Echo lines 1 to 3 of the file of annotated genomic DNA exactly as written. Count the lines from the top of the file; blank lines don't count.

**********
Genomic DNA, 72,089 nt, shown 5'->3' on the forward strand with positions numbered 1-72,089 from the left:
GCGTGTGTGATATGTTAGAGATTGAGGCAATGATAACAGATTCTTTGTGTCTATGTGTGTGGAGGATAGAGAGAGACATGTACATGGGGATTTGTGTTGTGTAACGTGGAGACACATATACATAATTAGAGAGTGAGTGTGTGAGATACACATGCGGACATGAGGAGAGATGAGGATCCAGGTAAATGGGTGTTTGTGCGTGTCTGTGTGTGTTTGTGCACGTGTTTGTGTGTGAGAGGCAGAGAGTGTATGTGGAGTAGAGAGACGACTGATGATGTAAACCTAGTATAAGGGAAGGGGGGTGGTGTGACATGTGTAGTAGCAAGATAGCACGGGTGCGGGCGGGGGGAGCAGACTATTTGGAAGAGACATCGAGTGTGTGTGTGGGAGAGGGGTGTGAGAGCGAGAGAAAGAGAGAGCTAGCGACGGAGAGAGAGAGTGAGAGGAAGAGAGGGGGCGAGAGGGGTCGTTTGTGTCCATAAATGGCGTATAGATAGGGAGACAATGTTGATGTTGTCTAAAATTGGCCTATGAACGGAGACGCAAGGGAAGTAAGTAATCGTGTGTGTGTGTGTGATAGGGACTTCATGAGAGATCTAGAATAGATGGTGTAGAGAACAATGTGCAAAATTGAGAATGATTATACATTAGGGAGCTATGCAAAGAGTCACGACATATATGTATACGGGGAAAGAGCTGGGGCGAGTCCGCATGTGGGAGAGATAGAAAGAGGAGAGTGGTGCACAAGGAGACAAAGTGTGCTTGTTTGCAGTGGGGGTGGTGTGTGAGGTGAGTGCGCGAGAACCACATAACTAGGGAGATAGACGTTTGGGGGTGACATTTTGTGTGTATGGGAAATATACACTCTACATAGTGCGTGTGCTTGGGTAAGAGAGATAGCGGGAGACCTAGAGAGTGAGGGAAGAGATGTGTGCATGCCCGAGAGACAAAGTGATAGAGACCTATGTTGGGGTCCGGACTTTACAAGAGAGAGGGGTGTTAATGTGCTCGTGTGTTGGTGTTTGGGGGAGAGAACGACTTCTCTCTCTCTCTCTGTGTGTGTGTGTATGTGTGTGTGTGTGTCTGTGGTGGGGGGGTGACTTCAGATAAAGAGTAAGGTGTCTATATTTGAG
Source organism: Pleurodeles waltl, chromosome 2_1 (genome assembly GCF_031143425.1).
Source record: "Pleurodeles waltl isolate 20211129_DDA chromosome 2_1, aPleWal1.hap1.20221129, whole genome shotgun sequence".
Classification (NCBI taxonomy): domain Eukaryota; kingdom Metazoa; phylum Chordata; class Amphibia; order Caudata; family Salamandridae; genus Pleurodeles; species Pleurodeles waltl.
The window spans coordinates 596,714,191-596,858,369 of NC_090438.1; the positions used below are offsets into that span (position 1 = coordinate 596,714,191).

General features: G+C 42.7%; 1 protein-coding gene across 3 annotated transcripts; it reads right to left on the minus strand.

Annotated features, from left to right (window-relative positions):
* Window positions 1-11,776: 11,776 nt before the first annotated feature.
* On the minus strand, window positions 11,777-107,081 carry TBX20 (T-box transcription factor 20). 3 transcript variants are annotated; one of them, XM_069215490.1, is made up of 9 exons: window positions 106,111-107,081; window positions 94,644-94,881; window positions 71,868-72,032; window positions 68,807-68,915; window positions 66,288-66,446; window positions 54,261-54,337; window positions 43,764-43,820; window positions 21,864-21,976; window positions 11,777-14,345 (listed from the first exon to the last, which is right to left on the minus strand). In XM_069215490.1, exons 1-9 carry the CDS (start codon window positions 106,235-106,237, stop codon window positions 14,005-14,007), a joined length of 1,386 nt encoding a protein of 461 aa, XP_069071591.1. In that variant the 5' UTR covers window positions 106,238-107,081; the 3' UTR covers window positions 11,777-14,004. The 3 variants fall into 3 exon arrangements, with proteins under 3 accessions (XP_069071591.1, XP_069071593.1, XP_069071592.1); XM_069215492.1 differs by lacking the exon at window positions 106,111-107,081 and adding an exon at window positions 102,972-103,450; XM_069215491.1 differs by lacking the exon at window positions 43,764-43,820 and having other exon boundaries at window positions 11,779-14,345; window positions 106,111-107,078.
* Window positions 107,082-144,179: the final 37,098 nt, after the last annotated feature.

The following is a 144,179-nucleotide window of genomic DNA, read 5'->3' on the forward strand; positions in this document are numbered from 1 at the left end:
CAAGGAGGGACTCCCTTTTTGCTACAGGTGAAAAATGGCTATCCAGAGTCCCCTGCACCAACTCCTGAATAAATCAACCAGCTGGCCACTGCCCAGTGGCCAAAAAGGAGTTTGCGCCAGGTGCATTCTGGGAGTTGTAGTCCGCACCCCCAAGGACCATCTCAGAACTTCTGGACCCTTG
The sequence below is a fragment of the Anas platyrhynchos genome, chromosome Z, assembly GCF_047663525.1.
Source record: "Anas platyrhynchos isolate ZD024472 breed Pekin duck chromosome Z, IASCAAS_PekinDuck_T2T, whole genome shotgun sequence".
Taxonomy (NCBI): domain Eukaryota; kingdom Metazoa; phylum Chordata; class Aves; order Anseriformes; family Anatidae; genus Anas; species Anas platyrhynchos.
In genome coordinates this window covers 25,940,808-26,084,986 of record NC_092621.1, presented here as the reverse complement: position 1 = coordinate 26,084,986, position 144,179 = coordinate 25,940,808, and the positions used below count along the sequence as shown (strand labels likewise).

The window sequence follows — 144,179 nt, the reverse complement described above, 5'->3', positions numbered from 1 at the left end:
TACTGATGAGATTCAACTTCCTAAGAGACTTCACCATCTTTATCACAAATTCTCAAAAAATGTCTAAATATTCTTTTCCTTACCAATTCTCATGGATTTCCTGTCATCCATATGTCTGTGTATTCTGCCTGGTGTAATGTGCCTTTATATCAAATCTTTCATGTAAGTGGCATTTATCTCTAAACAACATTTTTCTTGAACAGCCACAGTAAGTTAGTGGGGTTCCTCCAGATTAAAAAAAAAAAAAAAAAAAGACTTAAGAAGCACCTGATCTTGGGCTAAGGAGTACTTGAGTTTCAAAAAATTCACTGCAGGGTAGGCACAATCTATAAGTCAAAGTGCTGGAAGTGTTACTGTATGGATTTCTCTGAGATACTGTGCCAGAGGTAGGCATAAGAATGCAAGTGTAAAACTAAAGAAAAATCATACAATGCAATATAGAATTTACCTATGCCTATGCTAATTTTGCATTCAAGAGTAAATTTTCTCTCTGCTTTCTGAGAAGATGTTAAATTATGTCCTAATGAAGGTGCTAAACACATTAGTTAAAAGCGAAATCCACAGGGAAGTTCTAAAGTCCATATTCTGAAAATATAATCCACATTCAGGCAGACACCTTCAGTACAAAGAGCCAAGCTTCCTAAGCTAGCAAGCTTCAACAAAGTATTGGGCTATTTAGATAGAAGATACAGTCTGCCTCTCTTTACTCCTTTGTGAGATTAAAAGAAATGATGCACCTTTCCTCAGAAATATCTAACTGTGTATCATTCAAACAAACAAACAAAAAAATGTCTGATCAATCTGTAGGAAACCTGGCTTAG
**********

Genomic DNA, 72,089 nt, shown 5'->3' on the forward strand with positions numbered 1-72,089 from the left:
GCGTGTGTGATATGTTAGAGATTGAGGCAATGATAACAGATTCTTTGTGTCTATGTGTGTGGAGGATAGAGAGAGACATGTACATGGGGATTTGTGTTGTGTAACGTGGAGACACATATACATAATTAGAGAGTGAGTGTGTGAGATACACATGCGGACATGAGGAGAGATGAGGATCCAGGTAAATGGGTGTTTGTGCGTGTCTGTGTGTGTTTGTGCACGTGTTTGTGTGTGAGAGGCAGAGAGTGTATGTGGAGTAGAGAGACGACTGATGATGTAAACCTAGTATAAGGGAAGGGGGGTGGTGTGACATGTGTAGTAGCAAGATAGCACGGGTGCGGGCGGGGGGAGCAGACTATTTGGAAGAGACATCGAGTGTGTGTGTGGGAGAGGGGTGTGAGAGCGAGAGAAAGAGAGAGCTAGCGACGGAGAGAGAGAGTGAGAGGAAGAGAGGGGGCGAGAGGGGTCGTTTGTGTCCATAAATGGCGTATAGATAGGGAGACAATGTTGATGTTGTCTAAAATTGGCCTATGAACGGAGACGCAAGGGAAGTAAGTAATCGTGTGTGTGTGTGTGATAGGGACTTCATGAGAGATCTAGAATAGATGGTGTAGAGAACAATGTGCAAAATTGAGAATGATTATACATTAGGGAGCTATGCAAAGAGTCACGACATATATGTATACGGGGAAAGAGCTGGGGCGAGTCCGCATGTGGGAGAGATAGAAAGAGGAGAGTGGTGCACAAGGAGACAAAGTGTGCTTGTTTGCAGTGGGGGTGGTGTGTGAGGTGAGTGCGCGAGAACCACATAACTAGGGAGATAGACGTTTGGGGGTGACATTTTGTGTGTATGGGAAATATACACTCTACATAGTGCGTGTGCTTGGGTAAGAGAGATAGCGGGAGACCTAGAGAGTGAGGGAAGAGATGTGTGCATGCCCGAGAGACAAAGTGATAGAGACCTATGTTGGGGTCCGGACTTTACAAGAGAGAGGGGTGTTAATGTGCTCGTGTGTTGGTGTTTGGGGGAGAGAACGACTTCTCTCTCTCTCTCTGTGTGTGTGTGTATGTGTGTGTGTGTGTCTGTGGTGGGGGGGTGACTTCAGATAAAGAGTAAGGTGTCTATATTTGAG
Source organism: Pleurodeles waltl, chromosome 2_1 (genome assembly GCF_031143425.1).